News release date:
Monday, Jan. 31, 2005

Similar Storylines: Washburn, Born Emerge as Top Competitors

WALLA WALLA, Wash. -- For Lizzy Washburn and Kyle Born, the basketball season this past winter evolved along similar storylines. Both athletes emerged as two of the most talented players on their respective Whitman College teams, as well as in the Northwest Conference. And while both were hampered at times by painful injuries, their basic approach never wavered. Whenever they played, they did so with reckless abandon and at break-neck speed. They played with the passion and intensity that warms the hearts of coaches and fans alike.

“Lizzy is a coach’s dream because she does everything at full speed,” Whitman women’s coach Michelle Ferenz says. “There’s no such thing as telling her to play harder or faster. That’s just her nature. She’s one of those special kids who competes every second she’s on the floor.”

“If anyone ranks ahead of Kyle in terms of effort and hustle, they are playing with an unbelievable amount of energy and intensity,” Whitman men’s coach Skip Molitor says. “We’re fortunate this season in that we have a number of guys who give it everything they have, and Kyle is definitely right there at the head of that pack.”

Born, a 6-foot-6-inch sophomore forward from Stanwood, Wash., was enjoying a break-out season in late January when back problems sent him to the sidelines. His basketball numbers to that point were superlative. A quick and relentless rebounder, he was averaging 8.9 rebounds per game, tops in the NWC. He was making 63.5 percent of his shots from the floor, the second-best mark in the conference, while averaging 12.3 points per game, the second-highest average on his team.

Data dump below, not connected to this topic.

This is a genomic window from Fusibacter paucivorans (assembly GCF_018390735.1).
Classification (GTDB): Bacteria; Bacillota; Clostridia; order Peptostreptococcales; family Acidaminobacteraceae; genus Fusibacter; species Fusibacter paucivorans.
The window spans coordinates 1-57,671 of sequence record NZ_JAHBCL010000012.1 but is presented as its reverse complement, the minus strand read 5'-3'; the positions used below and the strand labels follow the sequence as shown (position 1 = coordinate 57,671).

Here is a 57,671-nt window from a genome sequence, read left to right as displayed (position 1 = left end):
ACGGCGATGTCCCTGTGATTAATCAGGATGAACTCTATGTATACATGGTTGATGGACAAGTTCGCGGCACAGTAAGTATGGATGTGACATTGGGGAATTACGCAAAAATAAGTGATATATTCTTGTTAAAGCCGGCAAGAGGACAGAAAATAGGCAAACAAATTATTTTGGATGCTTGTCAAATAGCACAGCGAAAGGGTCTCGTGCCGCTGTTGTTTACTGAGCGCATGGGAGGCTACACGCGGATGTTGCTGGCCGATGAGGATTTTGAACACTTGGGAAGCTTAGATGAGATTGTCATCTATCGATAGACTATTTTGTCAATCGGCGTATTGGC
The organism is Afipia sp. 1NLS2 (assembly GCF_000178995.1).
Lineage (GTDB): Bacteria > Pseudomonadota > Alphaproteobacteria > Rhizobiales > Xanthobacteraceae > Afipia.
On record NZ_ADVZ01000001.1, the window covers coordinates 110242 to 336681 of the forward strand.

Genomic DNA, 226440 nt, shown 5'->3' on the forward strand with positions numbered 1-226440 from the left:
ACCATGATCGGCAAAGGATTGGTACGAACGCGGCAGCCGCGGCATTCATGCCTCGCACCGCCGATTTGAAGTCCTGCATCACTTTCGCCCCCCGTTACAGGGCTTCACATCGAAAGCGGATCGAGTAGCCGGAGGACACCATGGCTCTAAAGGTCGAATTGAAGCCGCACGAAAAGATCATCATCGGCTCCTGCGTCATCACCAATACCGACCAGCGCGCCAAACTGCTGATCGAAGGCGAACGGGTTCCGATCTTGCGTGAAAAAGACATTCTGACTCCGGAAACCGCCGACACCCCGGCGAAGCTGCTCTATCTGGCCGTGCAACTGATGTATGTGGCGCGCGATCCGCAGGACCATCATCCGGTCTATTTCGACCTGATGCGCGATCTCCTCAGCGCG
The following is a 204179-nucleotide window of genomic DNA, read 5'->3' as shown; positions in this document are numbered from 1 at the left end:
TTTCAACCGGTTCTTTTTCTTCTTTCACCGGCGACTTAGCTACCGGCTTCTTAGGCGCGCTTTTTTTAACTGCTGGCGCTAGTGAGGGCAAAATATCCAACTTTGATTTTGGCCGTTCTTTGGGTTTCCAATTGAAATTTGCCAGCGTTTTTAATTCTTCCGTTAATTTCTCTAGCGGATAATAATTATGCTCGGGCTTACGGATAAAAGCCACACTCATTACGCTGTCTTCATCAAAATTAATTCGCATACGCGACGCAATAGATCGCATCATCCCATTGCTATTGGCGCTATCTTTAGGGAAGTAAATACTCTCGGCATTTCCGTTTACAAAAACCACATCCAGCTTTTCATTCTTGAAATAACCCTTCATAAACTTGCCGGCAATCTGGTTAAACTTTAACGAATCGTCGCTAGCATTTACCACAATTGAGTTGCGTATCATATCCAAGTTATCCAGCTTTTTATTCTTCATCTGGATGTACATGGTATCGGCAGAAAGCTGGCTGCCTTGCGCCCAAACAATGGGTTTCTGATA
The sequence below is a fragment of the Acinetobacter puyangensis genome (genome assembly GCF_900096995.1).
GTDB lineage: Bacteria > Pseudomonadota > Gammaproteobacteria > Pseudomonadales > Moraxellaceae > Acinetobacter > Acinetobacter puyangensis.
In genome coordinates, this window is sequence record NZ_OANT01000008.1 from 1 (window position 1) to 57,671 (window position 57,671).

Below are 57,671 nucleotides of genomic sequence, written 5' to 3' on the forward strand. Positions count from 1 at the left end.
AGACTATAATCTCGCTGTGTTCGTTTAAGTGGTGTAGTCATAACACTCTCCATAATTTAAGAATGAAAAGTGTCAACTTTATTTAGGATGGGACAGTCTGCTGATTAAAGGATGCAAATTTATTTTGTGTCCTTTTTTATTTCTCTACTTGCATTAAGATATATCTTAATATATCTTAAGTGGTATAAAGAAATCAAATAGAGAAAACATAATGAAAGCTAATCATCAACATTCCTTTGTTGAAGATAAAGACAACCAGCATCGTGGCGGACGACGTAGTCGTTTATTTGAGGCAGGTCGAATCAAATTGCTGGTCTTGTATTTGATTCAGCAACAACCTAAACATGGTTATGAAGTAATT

Born also was leading Whitman in double-doubles, the basketball term that notes when a player reaches double digits in both points and rebounds. In his first 18 games, Born had five double-doubles, including a 34-point, 16-rebound effort at the University of Redlands and a 25-point, 17-rebound night against Willamette University. Born fell one rebound short of double-doubles in three other games. “I don’t think a 20-rebound game is too far down the road in Kyle’s future,” Molitor says. “He has a tenacious nose for the ball around the basket.”

Meanwhile, after splitting open her right elbow in a late December game, Washburn played at less than 100 percent through parts of January when an antibiotic-resistant staph infection settled into the elbow. Despite the pain and nausea that came with having the wound opened repeatedly and packed with absorbent gauze, the 5-foot-9-inch junior entered February as Whitman’s leading scorer (14.1 ppg) and rebounder (6.5 rpg). She was shooting 54.7 percent from the floor, the third-best mark in the NWC. She also had a pair of double-doubles, falling one rebound short of three others.

Before January’s elbow woes, Washburn, who came to Whitman from Mundelein, Ill., enjoyed a stellar month of December. She was named MVP of Whitman’s Bon Appetit Classic, and she made the all-tourney teams at two other weekend tournaments. In early December, she was named NWC Player of the Week, in part because of a career-high 28 points she scored in a victory over Northwest College. She made 11 of 12 shots from the floor in that game, grabbed seven rebounds and made four steals.